Sometimes you see a movie -- even a big-time Hollywood movie -- that has a surprising amount of depth and subtlety. A movie that favors insight into human relationships and psychological motivations over tits and explosions. A movie driven by finely crafted characters. Not surprisingly, such movies are often created by directors who have made a career out of producing quality films. Sidney Lumet had 12 Angry Men at the start of his career, Before the Devil Knows You're Dead at the end, and classics like Serpico and Dog Day Afternoon in between.
Al Pacino, pre-"hooo-AH!"
But sometimes, quality movies spring up from directors you would never expect. Maybe it's because their earlier work sucked so hard. Or even if it didn't suck, maybe their other films just led you to believe that they were only good for certain over-the-top, popcorn, mass-entertainment movies. Whatever the reason, here are four directors who made movies that were more deeply felt and observed than anyone ever expected.
#4. Brett Ratner -- Red Dragon
Best Known For: Money Talks, Rush Hour 1, 2 & 3, coming off as a creep in interviews.
Brett Ratner has directed Chris Tucker four times. That's right, all three Rush Hours and Money Talks!Although, in fairness, we can't blame him for Tucker's Fifth Element performance
But Then There's This: Red Dragon
In 2002, Ratner directed Red Dragon, which was the second time Hollywood tried to film the first book in the Hannibal Lecter series. First, a brief history about the books: The first was Red Dragon, in which a jailed Hannibal Lecter helps brilliant FBI profiler Will Graham catch the Tooth Fairy serial killer. In The Silence of the Lambs, a jailed Hannibal Lecter helps young FBI cadet Clarice Starling catch the Buffalo Bill serial killer, and then escapes prison. In Hannibal, an escaped Hannibal Lecter does lots of terrible things to people for hundreds of pages and it's supposed to be interesting or enjoyable, for reasons that are unclear to anyone without serious mental disorders.
Michael Mann directed Red Dragon in 1986 and called it Manhunter, which tells you a lot about why the movie sucks. For example, the prison that holds Hannibal looks like this:
Because in the '80s, murderers were sentenced to shopping malls.
In 2001, Ridley Scott gave us Hannibal by taking the highly flawed book and changing it just enough to include different, brand new flaws. But hey, Ray Liotta eats his own brains, so there's that.
Good luck unseeing that!
Ratner may have an unholy allegiance to Chris Tucker, but he knew better than to mess with the classic Silence of the Lambs movie that Jonathan Demme made. He kept the look of the prison, and he kept the feel of the shoot. But he did more than merely ape Demme, because Red Dragon features a serial killer every bit as distinct and terrifying as Buffalo Bill. Ralph Fiennes' portrayal of Mr. Dolarhyde, the tormented murderer with a cleft palate, is startling and flawlessly captured. So Brett "Rush Hour 3" Ratner did something neither Michael Mann nor Ridley Scott could do: make a good Hannibal Lecter movie.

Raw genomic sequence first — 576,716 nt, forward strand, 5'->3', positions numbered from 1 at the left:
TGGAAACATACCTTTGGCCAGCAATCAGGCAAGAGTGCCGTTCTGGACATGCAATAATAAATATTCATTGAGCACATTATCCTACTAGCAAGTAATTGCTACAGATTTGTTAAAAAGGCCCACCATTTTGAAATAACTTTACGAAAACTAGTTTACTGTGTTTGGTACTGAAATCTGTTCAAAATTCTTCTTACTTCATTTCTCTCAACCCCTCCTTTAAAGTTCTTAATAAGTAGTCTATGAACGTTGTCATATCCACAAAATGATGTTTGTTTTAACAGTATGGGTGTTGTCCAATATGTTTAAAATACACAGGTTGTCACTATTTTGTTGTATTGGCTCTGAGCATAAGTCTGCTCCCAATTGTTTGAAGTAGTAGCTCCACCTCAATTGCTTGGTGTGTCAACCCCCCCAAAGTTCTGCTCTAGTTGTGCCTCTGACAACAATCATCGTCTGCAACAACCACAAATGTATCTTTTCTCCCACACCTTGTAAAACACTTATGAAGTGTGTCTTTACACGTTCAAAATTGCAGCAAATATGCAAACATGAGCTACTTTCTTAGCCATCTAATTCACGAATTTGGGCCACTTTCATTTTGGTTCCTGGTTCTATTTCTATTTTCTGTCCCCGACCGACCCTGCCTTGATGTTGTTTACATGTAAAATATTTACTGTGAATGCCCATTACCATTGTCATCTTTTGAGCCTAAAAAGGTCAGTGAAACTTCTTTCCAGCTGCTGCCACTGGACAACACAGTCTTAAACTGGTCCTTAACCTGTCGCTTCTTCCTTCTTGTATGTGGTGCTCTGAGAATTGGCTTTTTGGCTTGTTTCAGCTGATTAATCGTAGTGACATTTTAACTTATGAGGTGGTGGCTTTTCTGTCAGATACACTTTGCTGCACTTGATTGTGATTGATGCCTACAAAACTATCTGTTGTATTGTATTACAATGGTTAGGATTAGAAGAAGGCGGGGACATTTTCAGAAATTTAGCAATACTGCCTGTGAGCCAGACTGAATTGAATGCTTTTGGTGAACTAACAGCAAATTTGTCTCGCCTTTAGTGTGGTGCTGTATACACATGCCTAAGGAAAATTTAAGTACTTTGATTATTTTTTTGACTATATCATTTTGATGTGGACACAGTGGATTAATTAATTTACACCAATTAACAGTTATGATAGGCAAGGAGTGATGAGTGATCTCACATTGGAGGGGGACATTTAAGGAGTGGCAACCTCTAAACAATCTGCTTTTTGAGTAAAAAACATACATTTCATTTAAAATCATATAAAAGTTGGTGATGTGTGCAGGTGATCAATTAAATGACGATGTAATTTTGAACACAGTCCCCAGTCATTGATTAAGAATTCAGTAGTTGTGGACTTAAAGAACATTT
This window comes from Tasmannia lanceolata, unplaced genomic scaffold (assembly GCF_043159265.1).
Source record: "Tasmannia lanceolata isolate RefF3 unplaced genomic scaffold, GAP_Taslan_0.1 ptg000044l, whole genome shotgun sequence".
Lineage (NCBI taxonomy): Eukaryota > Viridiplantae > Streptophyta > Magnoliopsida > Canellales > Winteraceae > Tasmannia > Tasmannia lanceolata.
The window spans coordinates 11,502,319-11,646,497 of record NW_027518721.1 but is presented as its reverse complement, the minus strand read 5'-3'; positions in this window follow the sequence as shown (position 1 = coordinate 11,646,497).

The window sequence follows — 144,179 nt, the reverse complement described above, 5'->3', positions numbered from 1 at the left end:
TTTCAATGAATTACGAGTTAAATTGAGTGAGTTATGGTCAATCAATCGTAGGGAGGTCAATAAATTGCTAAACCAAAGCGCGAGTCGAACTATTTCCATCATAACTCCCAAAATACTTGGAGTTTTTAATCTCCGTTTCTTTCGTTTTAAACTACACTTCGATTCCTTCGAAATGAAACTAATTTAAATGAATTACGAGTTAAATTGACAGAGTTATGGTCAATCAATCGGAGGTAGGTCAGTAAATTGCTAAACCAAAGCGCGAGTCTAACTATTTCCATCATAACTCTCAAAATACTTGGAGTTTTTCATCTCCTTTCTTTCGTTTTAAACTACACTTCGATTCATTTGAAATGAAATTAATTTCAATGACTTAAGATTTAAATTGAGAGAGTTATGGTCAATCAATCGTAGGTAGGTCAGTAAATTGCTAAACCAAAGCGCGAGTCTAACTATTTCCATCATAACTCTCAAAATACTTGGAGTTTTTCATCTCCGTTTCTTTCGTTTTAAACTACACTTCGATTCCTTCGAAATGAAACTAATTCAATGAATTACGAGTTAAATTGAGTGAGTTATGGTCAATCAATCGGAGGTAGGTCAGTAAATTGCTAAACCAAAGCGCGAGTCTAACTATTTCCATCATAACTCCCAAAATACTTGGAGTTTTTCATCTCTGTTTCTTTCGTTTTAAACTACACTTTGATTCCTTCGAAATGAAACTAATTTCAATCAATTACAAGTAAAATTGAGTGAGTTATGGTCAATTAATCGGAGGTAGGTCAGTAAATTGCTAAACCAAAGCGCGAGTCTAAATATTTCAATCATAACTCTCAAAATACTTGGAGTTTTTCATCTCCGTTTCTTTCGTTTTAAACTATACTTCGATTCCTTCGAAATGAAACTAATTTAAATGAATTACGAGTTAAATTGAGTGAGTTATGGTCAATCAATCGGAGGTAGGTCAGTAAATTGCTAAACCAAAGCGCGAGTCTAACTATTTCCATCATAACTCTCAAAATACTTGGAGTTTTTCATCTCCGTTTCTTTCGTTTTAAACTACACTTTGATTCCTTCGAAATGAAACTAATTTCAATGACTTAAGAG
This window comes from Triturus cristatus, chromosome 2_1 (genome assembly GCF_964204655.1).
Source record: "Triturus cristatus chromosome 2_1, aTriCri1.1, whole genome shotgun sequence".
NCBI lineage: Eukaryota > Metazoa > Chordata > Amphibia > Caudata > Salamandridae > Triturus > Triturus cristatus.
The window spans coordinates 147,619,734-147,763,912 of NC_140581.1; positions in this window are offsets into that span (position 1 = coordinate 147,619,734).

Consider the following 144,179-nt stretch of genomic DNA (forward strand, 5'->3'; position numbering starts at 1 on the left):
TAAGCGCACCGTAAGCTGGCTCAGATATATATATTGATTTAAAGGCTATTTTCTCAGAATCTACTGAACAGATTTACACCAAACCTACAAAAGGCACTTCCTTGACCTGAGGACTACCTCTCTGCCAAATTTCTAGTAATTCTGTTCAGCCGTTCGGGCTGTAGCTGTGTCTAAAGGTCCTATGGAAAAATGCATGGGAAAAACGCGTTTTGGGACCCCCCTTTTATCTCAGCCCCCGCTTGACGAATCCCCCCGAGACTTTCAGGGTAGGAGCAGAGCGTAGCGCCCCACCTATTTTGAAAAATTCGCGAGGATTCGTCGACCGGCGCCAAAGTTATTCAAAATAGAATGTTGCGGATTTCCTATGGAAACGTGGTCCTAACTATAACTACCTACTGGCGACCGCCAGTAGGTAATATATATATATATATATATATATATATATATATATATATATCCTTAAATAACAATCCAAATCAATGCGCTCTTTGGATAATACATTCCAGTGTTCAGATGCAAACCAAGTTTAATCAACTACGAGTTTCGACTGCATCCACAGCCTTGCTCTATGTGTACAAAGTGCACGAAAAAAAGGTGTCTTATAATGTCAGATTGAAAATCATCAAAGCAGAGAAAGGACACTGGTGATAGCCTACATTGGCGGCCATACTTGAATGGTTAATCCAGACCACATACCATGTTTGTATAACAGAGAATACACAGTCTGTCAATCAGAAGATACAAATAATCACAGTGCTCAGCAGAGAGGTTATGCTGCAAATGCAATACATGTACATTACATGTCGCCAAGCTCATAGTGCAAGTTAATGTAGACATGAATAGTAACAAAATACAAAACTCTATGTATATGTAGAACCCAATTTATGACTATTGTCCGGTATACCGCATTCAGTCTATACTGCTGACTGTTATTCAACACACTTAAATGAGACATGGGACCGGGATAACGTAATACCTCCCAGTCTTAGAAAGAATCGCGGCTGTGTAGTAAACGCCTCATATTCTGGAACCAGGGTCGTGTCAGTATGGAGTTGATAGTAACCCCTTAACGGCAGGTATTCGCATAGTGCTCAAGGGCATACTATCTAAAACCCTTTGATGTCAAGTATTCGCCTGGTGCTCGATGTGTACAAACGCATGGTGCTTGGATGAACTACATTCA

How Did That Happen?
First off, it happened because I must have somehow sold Ratner short. But he also had some help. Ted Tally, who adapted Silence, also adapted Red Dragon. He stayed pure to the book, and addressed a problem: There's far less Hannibal in the first book, Silence made Hannibal a star and audiences demanded more of him. Tally expertly balanced additional scenes for Anthony Hopkins that stayed true to the spirit of the book and worked with the story. Then you had great performances from Fiennes, Emily Watson and Philip Seymour Hoffman. Also, Edward Norton hadn't quite started sucking yet.
#3. Sam Raimi -- A Simple Plan
Best Known For: The Evil Dead, giving the world the glory of Bruce Campbell.
I LOVE SAM RAIMI. Let's make that clear. I love the Evil Dead series, and before Chris Nolan and Joss Whedon, he showed the world you could make a great comic book movie. Spider-Man 2 is still one of the greatest superhero movies ever made, and Evil Dead II is one of the greatest anythings of ever. Sam Raimi is not on this list because he sucks.
But Raimi has always made the kind of movies he's wanted to make. And the movies he made at the beginning of his career were big, brash, over-the-top, partly retarded and completely fantastic. If you haven't seen Evil Dead II, kill yourself, because there's no reason to keep living, because you clearly suck at it. But then become a zombie and buy the movie so you don't miss scenes like this, where our hero's hand is possessed by the evil forces in the woods:
So yeah, Raimi is awesome, but I used to think he was only awesome at stuff like the above.
But Then There's This: A Simple Plan
A Simple Plan is a 1998 movie starring Bill Paxton and Billy Bob Thornton as a pair of brothers in rural Minnesota who find stolen money and decide to keep it. Nothing about this movie is extreme. It's filled with countless powerful, small moments that are painfully real. You feel Paxton's quiet desperation for something more than his job at the mill, and Billy Bob Thornton's portrayal of his somewhat dimwitted brother is tender and painful.
How Did That Happen?
Well, it happened because Raimi can do anything. And I guess I always knew that. I mean, he's buds with the Coen brothers and even co-wrote their film The Hudsucker Proxy, but I kind of assumed that if Raimi had wanted to make a "real" movie, he would have. I thought that unless heads were exploding and chainsaws were roaring, he'd get bored. I'm not surprised that he could make A Simple Plan so much as the fact that he did.